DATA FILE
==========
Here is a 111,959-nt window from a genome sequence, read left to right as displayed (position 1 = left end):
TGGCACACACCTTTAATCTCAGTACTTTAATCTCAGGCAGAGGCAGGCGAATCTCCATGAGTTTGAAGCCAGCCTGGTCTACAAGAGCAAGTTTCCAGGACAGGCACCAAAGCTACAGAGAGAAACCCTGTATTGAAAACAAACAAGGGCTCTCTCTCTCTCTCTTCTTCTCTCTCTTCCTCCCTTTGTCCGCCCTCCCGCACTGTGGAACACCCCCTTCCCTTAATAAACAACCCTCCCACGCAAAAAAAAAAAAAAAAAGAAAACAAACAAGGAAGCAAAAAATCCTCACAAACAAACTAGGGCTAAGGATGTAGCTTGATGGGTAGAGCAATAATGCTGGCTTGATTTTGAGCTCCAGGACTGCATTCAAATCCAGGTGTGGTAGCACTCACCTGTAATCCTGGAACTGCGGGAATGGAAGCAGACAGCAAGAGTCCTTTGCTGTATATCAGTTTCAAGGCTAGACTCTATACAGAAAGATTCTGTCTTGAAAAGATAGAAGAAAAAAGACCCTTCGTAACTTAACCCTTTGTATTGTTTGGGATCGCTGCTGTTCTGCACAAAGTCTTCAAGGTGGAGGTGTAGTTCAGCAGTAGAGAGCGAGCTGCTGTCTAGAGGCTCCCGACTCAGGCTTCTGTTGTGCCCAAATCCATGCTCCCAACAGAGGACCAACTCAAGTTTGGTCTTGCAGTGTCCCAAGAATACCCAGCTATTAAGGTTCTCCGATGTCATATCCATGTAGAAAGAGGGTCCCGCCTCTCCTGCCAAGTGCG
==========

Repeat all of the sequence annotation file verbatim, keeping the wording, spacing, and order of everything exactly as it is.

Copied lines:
Here is a 111,959-nt window from a genome sequence, read left to right as displayed (position 1 = left end):
TGGCACACACCTTTAATCTCAGTACTTTAATCTCAGGCAGAGGCAGGCGAATCTCCATGAGTTTGAAGCCAGCCTGGTCTACAAGAGCAAGTTTCCAGGACAGGCACCAAAGCTACAGAGAGAAACCCTGTATTGAAAACAAACAAGGGCTCTCTCTCTCTCTCTTCTTCTCTCTCTTCCTCCCTTTGTCCGCCCTCCCGCACTGTGGAACACCCCCTTCCCTTAATAAACAACCCTCCCACGCAAAAAAAAAAAAAAAAAGAAAACAAACAAGGAAGCAAAAAATCCTCACAAACAAACTAGGGCTAAGGATGTAGCTTGATGGGTAGAGCAATAATGCTGGCTTGATTTTGAGCTCCAGGACTGCATTCAAATCCAGGTGTGGTAGCACTCACCTGTAATCCTGGAACTGCGGGAATGGAAGCAGACAGCAAGAGTCCTTTGCTGTATATCAGTTTCAAGGCTAGACTCTATACAGAAAGATTCTGTCTTGAAAAGATAGAAGAAAAAAGACCCTTCGTAACTTAACCCTTTGTATTGTTTGGGATCGCTGCTGTTCTGCACAAAGTCTTCAAGGTGGAGGTGTAGTTCAGCAGTAGAGAGCGAGCTGCTGTCTAGAGGCTCCCGACTCAGGCTTCTGTTGTGCCCAAATCCATGCTCCCAACAGAGGACCAACTCAAGTTTGGTCTTGCAGTGTCCCAAGAATACCCAGCTATTAAGGTTCTCCGATGTCATATCCATGTAGAAAGAGGGTCCCGCCTCTCCTGCCAAGTGCG